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A couple weeks ago, I had to get two fillings repaired after they broke and started to cause increasing amounts of pain. I've had quite a bit of dental work done lately, a consequence of getting older, but normally novocaine numbs the immediate pain of drilling and poking and prodding, the visit takes maybe an hour, and it only hurts a little after the numbness wears off. This time was different, I spent 3 hours in the dentist office and after the numbness wore off I found myself panicking over a crescendo of severe pain. I didn't expect this and made no plans for pain management, and by the time it hit me it was evening and it was too late to do much about it.
Copyright, 2015, JeffK
Wow. I ate 4 aspirin, with no effect. I ate 4 over-the-counter expired motrin, with no effect. I ate 4 more of each, then 4 more of each. Then more. I debated going to the Emergency Room, but dreaded the inevitable long wait for at best a handful of pills that might or might not help much. My wife keeps Norcos around in case of migraines, but she was out of town so I hunted around upstairs, hoping to find a bottle of pills in the cabinet - just like I used to hunt around for forgotten alcohol late at night after I ran out and needed more. I even thought about driving to the store to buy alcohol, though not seriously - yes, after 5 years sober, drinking popped up in my brain as an option. It was immensely painful and triggering.
Eventually the pain faded a bit, enough that I could sleep, and the next morning I was much better. But it got me thinking about pain, triggers and relapses.
I remember people in my medical treatment group who were addicted to prescription pain pills, and others who had relapsed on alcohol after becoming addicted to pain pills, and I can see now how it can happen. Intense long-lasting pain is unbearable and incapacitating, and the best medications are opiate based - otherwise they would not be prescribed so much for pain management. But they are addictive, and you can get hooked on them even if you have no intention of abusing them and using them to get high. Even if you don't particularly like the "high" (I do not, and I never have been attracted to opiates). And once you're addicted to opiates, if your real drug of choice is alcohol, it's not much of a step to think "F'it, might as well just drink instead".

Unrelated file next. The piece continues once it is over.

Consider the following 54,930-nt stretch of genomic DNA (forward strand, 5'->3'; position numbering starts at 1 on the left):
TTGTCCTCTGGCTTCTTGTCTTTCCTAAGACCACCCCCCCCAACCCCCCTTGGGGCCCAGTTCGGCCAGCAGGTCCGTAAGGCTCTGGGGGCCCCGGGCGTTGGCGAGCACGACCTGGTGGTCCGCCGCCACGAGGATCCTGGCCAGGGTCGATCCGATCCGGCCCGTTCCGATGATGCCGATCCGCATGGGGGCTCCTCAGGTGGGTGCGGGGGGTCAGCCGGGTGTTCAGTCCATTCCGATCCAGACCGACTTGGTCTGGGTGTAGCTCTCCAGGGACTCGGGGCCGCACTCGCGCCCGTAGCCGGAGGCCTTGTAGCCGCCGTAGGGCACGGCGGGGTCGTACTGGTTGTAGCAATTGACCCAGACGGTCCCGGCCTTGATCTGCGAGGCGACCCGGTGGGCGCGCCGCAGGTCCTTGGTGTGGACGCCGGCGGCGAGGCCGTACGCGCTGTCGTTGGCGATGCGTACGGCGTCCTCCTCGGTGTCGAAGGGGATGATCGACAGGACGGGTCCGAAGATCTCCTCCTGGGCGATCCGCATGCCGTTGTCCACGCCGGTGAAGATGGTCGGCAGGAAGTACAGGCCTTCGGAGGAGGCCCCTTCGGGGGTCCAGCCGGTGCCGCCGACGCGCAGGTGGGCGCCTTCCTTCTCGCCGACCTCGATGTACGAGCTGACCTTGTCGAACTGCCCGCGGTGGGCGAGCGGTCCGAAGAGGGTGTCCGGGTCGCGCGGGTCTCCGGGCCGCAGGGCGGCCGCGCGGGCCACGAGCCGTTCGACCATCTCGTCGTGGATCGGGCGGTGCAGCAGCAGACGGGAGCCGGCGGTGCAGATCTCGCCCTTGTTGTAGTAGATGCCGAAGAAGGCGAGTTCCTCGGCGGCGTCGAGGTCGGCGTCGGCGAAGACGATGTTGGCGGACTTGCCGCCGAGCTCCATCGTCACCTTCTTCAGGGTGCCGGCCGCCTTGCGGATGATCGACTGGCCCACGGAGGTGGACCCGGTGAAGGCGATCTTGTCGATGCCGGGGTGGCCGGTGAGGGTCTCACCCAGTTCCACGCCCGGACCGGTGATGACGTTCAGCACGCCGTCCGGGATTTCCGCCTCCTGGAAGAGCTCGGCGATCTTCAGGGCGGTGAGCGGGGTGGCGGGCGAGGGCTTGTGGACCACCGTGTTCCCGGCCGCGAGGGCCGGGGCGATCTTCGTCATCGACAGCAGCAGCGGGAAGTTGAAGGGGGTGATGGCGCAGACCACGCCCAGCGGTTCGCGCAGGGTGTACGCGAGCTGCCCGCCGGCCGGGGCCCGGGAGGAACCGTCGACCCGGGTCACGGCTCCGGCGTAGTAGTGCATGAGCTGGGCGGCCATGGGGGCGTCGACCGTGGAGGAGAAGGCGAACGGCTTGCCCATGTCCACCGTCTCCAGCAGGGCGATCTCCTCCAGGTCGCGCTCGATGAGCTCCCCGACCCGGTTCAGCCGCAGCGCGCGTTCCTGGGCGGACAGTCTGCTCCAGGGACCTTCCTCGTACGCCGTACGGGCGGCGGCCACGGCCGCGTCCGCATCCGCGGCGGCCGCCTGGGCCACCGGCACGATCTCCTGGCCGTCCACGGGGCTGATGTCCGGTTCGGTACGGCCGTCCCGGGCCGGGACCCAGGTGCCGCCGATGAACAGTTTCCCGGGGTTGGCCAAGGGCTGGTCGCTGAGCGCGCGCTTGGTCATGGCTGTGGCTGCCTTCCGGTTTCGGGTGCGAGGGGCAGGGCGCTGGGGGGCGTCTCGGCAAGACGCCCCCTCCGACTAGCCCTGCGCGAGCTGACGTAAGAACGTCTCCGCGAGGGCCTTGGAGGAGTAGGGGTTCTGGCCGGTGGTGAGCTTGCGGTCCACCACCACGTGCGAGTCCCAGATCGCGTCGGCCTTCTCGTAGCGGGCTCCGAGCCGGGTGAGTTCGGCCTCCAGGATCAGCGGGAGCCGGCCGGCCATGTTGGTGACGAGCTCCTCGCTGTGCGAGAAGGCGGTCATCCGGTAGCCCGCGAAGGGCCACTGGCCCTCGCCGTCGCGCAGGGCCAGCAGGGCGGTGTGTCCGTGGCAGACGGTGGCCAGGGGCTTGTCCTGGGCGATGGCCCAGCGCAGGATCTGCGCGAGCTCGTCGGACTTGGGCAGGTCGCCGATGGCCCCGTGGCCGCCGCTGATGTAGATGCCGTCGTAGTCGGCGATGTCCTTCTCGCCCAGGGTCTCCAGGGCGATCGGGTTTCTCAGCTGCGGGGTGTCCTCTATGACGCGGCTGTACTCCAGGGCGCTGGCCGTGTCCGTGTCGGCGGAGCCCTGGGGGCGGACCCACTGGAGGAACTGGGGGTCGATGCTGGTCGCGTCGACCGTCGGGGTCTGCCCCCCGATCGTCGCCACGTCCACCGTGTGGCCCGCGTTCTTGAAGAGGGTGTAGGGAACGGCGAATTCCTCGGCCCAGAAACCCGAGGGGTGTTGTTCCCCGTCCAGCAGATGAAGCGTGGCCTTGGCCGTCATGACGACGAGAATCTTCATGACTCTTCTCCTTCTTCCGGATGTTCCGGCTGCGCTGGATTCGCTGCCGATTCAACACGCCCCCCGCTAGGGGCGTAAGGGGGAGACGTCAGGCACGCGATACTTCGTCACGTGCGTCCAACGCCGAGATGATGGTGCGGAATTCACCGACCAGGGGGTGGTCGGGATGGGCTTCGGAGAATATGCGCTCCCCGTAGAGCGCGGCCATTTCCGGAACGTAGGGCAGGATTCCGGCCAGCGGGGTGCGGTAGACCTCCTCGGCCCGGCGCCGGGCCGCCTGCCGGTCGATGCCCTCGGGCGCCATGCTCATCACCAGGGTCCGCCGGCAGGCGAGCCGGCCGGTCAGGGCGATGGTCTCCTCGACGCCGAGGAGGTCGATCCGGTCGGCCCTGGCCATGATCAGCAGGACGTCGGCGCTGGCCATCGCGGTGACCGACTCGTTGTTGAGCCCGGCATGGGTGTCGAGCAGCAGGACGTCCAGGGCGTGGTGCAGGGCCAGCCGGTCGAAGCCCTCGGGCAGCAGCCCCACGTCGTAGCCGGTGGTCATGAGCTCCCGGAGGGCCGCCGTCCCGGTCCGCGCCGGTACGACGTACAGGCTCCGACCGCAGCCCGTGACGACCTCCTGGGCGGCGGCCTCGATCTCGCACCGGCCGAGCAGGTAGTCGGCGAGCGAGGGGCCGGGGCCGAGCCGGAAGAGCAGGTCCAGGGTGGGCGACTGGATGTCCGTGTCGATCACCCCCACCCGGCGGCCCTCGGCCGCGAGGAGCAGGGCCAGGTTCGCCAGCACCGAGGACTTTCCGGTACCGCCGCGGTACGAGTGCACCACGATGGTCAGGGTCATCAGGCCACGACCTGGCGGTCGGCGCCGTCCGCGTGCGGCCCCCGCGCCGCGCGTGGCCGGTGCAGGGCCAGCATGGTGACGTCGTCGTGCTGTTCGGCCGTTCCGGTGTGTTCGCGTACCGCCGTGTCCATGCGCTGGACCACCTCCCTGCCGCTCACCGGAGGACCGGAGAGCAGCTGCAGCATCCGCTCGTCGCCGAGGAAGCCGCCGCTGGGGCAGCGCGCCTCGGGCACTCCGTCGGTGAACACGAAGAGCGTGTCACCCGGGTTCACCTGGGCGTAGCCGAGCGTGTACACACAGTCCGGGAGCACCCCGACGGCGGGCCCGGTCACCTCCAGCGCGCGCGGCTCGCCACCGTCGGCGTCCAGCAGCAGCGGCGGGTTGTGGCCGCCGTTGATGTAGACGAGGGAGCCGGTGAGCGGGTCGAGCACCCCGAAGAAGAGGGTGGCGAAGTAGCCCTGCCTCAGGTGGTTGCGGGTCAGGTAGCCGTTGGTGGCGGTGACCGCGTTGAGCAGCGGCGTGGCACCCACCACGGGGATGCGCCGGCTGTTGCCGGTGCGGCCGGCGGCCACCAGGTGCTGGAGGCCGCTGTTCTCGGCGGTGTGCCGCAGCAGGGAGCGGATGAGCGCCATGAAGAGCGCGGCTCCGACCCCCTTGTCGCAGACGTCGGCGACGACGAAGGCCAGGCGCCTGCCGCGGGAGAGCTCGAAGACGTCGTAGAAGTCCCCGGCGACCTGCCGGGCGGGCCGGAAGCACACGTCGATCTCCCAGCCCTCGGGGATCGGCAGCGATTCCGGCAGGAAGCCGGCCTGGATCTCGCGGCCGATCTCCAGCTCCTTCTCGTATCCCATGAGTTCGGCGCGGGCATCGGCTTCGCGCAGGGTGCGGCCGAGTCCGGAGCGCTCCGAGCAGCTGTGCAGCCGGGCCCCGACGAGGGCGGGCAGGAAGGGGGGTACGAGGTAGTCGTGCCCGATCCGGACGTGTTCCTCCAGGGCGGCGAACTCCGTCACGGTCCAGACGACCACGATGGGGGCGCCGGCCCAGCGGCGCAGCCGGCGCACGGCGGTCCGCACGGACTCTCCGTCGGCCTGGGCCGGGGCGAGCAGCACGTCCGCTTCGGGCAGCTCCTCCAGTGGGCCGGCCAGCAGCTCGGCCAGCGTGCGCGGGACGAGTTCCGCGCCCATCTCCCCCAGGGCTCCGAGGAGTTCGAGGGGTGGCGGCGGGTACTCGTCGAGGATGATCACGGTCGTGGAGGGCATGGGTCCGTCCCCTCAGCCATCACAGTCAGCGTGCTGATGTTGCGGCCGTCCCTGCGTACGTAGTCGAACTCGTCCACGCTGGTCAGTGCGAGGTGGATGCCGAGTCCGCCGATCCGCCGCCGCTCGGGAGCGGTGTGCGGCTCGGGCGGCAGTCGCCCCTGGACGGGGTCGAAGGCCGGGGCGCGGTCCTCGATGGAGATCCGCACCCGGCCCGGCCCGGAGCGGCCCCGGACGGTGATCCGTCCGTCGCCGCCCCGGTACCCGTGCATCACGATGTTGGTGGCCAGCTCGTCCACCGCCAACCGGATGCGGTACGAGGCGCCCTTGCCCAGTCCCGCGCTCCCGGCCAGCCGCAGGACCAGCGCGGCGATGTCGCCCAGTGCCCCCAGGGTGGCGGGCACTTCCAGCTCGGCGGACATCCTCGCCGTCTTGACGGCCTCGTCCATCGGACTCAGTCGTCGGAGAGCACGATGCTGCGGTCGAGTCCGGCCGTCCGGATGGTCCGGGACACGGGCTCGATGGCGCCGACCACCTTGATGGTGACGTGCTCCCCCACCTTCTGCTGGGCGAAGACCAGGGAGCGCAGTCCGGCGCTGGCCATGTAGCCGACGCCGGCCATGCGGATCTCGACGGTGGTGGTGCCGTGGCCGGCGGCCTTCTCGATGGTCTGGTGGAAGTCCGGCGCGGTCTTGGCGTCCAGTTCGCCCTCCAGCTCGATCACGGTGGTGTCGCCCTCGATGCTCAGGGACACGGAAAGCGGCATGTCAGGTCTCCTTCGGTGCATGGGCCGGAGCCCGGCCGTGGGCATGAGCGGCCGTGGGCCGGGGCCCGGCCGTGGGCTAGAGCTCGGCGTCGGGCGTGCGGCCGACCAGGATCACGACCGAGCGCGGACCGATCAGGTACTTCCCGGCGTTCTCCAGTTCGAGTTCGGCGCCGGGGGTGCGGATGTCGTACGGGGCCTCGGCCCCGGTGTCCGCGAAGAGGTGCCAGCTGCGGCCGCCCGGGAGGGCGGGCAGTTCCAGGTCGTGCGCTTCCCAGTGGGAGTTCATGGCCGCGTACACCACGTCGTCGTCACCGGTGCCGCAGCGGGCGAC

What would I have done if the pain hadn't lessened, and had instead kept getting worse? Would I have gone to the ER after all? Would I have convinced myself that the best option was to buy a bottle of booze and get drunk? I don't know, and I hope I'm never in a position like that again. Anticipating situations in advance, and making plans and contingency plans, was very important to me in early recovery, and I see now that this sort of advance planning is important when it comes to painful medical and dental procedures too. Even after years of sobriety, drinking can pop into my head as an option, a poor option with enormous negative consequences, but still an option when the alternative is unbearable pain, so in the future I will do my best to make sure I'm not in that situation and I have other superior options available to me.